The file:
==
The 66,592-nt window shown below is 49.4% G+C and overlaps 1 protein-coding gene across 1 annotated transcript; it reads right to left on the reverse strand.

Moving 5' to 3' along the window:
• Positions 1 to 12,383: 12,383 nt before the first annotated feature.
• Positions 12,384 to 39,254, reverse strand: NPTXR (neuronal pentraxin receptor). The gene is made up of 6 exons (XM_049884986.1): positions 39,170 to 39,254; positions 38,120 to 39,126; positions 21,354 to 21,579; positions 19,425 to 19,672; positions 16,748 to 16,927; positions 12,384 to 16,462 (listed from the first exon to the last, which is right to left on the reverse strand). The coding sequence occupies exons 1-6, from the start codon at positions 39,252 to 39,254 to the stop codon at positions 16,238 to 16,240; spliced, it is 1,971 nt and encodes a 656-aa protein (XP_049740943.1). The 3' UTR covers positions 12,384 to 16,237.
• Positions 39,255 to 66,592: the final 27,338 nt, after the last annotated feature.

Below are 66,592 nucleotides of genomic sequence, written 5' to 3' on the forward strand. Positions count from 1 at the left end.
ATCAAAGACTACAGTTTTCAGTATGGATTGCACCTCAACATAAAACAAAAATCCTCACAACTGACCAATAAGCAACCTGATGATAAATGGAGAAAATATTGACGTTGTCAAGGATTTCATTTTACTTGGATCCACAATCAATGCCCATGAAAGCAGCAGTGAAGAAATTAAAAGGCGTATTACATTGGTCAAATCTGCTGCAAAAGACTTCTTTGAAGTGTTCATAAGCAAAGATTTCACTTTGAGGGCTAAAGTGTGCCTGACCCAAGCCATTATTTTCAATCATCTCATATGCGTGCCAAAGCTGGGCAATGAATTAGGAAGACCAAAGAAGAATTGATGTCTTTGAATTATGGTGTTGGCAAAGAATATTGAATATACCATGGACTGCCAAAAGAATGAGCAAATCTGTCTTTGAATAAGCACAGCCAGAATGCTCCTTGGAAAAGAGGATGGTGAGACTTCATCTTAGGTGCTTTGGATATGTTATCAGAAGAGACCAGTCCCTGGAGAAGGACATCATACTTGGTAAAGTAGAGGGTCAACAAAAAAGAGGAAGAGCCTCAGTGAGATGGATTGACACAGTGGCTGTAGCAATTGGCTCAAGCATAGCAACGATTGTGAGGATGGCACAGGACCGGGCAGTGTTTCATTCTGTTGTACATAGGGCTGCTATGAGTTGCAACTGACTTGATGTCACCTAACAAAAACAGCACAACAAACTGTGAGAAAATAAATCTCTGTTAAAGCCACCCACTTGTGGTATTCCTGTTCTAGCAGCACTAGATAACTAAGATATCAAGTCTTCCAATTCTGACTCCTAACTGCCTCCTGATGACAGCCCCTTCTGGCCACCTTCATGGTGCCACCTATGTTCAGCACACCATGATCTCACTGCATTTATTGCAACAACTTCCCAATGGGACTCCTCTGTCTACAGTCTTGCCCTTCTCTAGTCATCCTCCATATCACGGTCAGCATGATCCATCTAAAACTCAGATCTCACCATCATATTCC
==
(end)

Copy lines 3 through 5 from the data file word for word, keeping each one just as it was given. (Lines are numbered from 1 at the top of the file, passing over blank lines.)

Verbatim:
• Positions 1 to 12,383: 12,383 nt before the first annotated feature.
• Positions 12,384 to 39,254, reverse strand: NPTXR (neuronal pentraxin receptor). The gene is made up of 6 exons (XM_049884986.1): positions 39,170 to 39,254; positions 38,120 to 39,126; positions 21,354 to 21,579; positions 19,425 to 19,672; positions 16,748 to 16,927; positions 12,384 to 16,462 (listed from the first exon to the last, which is right to left on the reverse strand). The coding sequence occupies exons 1-6, from the start codon at positions 39,252 to 39,254 to the stop codon at positions 16,238 to 16,240; spliced, it is 1,971 nt and encodes a 656-aa protein (XP_049740943.1). The 3' UTR covers positions 12,384 to 16,237.
• Positions 39,255 to 66,592: the final 27,338 nt, after the last annotated feature.